Frequently asked questions
Below are some questions that we have been asked about the project.
Click on each question to view our response, and if you can not find what you’re looking for, scroll to the bottom to submit your own question.
What does CANDY stand for?
CANDY stands for Comorbid Analysis of Neurodevelopmental Disorders and Epilepsy.
What is a biomarker?
Biomarker is short for biological marker. Biomarkers are signs we can measure that are associated with a condition, and that can help us learn more about that condition. Biomarkers can be many different things. Biomarkers can be found in genetic or blood test, on medical scans of the brain, or performing tasks to explore how a person thinks and behaves. Biomarkers are essential for precision medicine (link).
Biomarkers can help to
- Enable earlier and more accurate diagnosis
- Predict the long-term needs and abilities of each affected individuals
- Predict how symptoms may change over time
- Decide which treatments may be helpful
What is the microbiome?
All microbes, such as bacteria, fungi, protozoa and viruses, that live on and in our body are collectively called the microbiome. These microbes live in symbiosis with us, performing many functions to maintain our health. The composition of microbes can also reflect the state of our health. The weight of the complete microbiome of a person can be as much as our brain and it produces many substances that our body cannot produce by itself. The largest part of the microbiome sits in our gut and helps to process food.
For a long time, the brain was considered as the only important organ in understanding the biology of neurodevelopmental conditions. Recently, this focus has shifted to include the gut.
The gut-brain axis is a continuous, bidirectional communication system and its key modifier is the gut microbiome. The composition and stability of the gut microbiome is susceptible to many factors, such as genetic factors, diet, stress, medication and illness. Neurodevelopmental conditions are influenced by both genetic and environmental factors that interact with the gut-brain axis. The gut microbiome is therefore a likely candidate for identifying (not yet available) biomarkers.
What is the overall goal of CANDY?
Our overall goal is to improve the understanding of the crosstalk between genetics, immune activation/ inflammation, and microbiome, and thereby provide a compelling novel conceptual framework to:
Elucidate the causal mechanisms that underlie autism, ADHD, ID and epilepsy
Deliver novel biomarkers to guide early diagnosis, stratification and/or treatment monitoring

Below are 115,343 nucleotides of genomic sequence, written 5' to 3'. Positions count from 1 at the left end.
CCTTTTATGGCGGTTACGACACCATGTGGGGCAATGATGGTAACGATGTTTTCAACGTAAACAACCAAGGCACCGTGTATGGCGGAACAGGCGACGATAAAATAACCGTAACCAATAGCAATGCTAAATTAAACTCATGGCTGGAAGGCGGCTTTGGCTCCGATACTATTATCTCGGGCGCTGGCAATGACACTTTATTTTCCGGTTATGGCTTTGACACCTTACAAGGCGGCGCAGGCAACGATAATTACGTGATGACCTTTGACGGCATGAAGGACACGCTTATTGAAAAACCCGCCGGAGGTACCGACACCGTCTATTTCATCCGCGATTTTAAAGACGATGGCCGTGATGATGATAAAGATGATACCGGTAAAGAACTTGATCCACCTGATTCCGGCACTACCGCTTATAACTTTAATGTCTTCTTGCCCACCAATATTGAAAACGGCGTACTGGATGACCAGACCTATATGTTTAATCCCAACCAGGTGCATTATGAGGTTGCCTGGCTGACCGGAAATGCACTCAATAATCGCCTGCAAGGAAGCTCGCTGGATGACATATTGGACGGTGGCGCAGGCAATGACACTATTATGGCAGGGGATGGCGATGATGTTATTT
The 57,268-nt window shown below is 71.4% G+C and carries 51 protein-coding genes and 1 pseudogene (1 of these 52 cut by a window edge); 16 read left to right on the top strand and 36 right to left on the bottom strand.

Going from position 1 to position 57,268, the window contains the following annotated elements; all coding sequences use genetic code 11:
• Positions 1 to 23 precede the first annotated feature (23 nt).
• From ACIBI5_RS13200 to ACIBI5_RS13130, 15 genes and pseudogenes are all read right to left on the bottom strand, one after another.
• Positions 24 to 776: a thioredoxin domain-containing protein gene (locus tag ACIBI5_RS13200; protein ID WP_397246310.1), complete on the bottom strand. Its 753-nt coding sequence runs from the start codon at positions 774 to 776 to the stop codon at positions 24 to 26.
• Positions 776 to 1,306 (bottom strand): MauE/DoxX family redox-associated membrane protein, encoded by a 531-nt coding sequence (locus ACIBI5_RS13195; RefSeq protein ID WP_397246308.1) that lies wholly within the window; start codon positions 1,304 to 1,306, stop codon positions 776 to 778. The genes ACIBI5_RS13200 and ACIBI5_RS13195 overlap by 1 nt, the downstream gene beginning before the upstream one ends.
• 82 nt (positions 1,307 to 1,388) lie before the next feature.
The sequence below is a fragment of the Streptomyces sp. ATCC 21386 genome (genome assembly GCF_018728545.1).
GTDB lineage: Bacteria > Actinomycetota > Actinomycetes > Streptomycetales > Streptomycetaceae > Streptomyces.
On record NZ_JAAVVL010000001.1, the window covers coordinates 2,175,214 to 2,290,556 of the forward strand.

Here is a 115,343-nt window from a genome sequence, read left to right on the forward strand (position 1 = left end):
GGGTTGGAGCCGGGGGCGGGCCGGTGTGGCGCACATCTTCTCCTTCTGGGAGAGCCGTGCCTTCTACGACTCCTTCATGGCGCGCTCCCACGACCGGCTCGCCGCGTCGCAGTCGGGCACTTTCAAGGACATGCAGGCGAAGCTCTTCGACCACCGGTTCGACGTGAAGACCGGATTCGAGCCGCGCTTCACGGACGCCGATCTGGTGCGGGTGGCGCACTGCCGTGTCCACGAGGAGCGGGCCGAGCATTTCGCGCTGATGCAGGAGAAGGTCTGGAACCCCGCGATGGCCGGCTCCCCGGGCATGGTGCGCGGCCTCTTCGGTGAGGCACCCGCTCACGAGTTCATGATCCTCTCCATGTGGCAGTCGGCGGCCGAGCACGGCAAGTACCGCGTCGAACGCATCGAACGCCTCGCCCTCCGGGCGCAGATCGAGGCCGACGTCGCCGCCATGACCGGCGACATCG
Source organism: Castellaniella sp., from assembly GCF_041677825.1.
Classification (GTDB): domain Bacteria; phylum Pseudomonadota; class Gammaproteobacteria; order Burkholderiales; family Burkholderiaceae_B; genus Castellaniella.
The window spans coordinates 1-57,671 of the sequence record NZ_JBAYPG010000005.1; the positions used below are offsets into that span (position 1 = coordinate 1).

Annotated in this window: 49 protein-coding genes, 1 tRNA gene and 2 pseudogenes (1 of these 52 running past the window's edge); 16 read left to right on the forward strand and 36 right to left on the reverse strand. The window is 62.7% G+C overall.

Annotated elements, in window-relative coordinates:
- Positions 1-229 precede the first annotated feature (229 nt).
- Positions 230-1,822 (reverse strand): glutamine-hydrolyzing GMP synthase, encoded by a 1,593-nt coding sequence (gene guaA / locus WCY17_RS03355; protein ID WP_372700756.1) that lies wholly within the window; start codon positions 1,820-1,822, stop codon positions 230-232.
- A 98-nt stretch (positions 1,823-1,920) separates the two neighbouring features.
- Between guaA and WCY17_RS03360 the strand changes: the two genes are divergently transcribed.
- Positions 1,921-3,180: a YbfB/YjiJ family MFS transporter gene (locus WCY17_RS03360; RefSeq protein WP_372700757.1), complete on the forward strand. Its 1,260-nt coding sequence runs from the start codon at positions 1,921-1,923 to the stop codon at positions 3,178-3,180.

Develop new strategies for prevention and treatment of autism, ADHD, ID, and epilepsy
Open-up new avenues for research in autism, ADHD, ID, and epilepsy
What is precision medicine?
Precision medicine means the individual tailoring of healthcare on the basis of a person’s genetics, lifestyle and environment. Precision medicine allows doctors and researchers to predict more accurately which treatment and prevention strategies will work in which group of people. It contrasts with a “one-drug-fits-all” model in which disease treatment and prevention strategies are developed for the average person, taking less account of differences between individuals.
The term “precision medicine” is relatively new, however, the concept has been part of our healthcare system for many years. For example, a person in need of a blood transfusion will not receive blood from a randomly selected donor. Instead, the donor’s blood type is matched to the recipient to reduce the risk of complications. Although examples can be found in several areas of medicine, the role of precision medicine in everyday health care is relatively limited
Precision medicine is driven by patient data. The health records and genetic codes of patients and healthy volunteers are vital and help people to influence their own health care and the direction of research (see also biomarkers (link)).
What is the difference between “precision medicine” and “personalized medicine”?
According to the National Research Council, the term “personalized medicine” is older with a meaning similar to “precision medicine.” However, there were fears that the word “personalized” could be misinterpreted to mean that treatments and preventive measures are developed uniquely for each individual; in precision medicine, the emphasis is on finding out which approaches are effective for which patients, based on genetic, environmental and lifestyle factors. The Council therefore preferred the term “precision medicine” to “personalized medicine”. However, some people still use the two terms synonymously.
Who is funding CANDY?
CANDY is funded by the European Commission as part of the “Horizon 2020” programme. The total funding for CANDY is six million Euro. The grant agreement no. of CANDY is 847818.
Programme: H2020-EU.3.1.1. – Understanding health, wellbeing and disease
Topic: SC1-BHC-01-2019 – Understanding causative mechanisms in co- and multimorbidities combining mental and non-mental disorders
Call for proposal: H2020-SC1-2019-Two-Stage-RTD
How do I know that each study has high ethical standards?
Because our research involves real people, there are Good Clinical practice (GCP) guidelines we have to follow. These are recognised internationally and have ethical and scientific quality requirements that must be followed when designing, conducting, recording and reporting clinical trials and any other research. All individual projects will need to be approved by independent local ethics committees in each of the countries involved before any research can take place. For an example of what Good Clinical Practice includes in the UK, see the NHS Health Research Authority website. We will also consult our Ethics Advisory Board who will review the project documents regularly.